The incessant pressure to acquire material goods can result in the following (Koplewicz & Williams, 2006): As you go through the list below, notice that it easily applies to both children and adults.

  • Inability to delay gratification or tolerate frustration
  • Difficulty maintaining interest in anything requiring effort
  • False sense of entitlement
  • Expectation of material goods without responsibility
  • Loss of future motivation
  • Life activities don’t seem very real and nothing matters much
  • Low self esteem, self worth, and loss of self confidence
  • Approval dependent on possessions and status rather than on personal values
  • Preoccupation with externals and habituation for more material goods
  • Difficulty believing people like them for themselves rather than for possessions and status
  • Inability to trust prevents true friendships
  • Emotional energy becomes invested in material gains and sensitivity toward others declines

Here are some interesting tidbits (Affluenza…Diagnosis, n.d.):

  • Americans carry $1 trillion in personal debt, approximately $4,000 for every man, woman and child, not including real estate and mortgages. On average, Americans save only 4 percent of their income, in contrast to the Japanese, who save an average of 16 percent.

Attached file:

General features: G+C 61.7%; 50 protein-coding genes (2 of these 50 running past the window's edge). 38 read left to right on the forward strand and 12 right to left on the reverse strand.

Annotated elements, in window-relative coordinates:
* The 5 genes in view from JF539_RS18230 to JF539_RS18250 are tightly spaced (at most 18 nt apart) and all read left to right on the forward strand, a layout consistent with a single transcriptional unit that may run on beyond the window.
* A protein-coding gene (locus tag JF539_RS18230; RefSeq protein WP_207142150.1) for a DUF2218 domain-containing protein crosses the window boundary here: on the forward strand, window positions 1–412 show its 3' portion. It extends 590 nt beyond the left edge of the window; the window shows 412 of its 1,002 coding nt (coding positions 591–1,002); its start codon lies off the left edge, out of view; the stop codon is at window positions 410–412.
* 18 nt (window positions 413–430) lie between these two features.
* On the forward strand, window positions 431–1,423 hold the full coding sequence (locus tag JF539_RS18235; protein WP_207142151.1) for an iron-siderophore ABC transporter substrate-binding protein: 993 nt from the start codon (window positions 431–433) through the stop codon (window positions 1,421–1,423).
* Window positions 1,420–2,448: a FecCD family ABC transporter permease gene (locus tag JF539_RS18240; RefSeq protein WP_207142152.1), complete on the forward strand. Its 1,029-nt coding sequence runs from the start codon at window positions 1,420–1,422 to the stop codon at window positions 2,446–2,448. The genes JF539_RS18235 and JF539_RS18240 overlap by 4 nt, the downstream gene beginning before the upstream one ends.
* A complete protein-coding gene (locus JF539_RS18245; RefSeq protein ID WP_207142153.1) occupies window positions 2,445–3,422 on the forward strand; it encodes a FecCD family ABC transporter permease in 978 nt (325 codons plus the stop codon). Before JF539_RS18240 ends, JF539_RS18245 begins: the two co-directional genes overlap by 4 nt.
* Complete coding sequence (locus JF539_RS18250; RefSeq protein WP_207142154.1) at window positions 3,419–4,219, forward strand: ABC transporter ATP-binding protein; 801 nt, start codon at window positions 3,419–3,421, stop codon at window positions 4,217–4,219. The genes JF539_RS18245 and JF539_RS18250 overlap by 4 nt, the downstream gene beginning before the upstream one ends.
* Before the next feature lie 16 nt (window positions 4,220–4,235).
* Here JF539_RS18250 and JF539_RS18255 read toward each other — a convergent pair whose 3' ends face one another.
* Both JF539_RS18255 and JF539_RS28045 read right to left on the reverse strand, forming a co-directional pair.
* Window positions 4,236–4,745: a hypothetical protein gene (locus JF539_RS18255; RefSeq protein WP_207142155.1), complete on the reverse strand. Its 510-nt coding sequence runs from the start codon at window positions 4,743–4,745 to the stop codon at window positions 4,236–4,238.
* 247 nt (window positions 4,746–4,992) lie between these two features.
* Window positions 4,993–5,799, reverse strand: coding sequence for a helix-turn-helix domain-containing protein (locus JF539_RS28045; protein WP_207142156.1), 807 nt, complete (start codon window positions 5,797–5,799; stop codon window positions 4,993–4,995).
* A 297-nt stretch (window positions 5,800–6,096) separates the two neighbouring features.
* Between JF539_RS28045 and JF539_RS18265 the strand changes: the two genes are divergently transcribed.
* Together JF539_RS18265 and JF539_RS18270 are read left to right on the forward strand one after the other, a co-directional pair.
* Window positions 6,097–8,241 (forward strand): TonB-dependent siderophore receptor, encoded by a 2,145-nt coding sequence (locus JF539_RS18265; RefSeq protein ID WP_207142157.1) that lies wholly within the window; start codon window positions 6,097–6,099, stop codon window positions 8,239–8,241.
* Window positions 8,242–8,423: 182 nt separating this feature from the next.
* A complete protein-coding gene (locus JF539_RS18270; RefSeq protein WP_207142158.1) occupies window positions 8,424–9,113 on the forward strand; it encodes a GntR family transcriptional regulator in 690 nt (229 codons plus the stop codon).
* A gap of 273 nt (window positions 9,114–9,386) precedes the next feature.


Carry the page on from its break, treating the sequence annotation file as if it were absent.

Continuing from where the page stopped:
• Since 1950, Americans alone have used more resources than everyone who ever lived before them. Each American individual uses up 20 tons of basic raw materials annually. Americans throw away 7 million cars a year, 2 million plastic bottles an hour and enough aluminum cans annually to make six thousand DC-10 airplanes.
  • Even though Americans comprise only five percent of the world’s population, in 1996 we used nearly a third of its resources and produced almost half of its hazardous waste. The average North American consumes five times as much as an average Mexican, 10 times as much as an average Chinese and 30 times as much as the average person in India.
  • Americans on average spend only 40 minutes a week playing with their children, and members of working couples talk with one another on average only 12 minutes a day.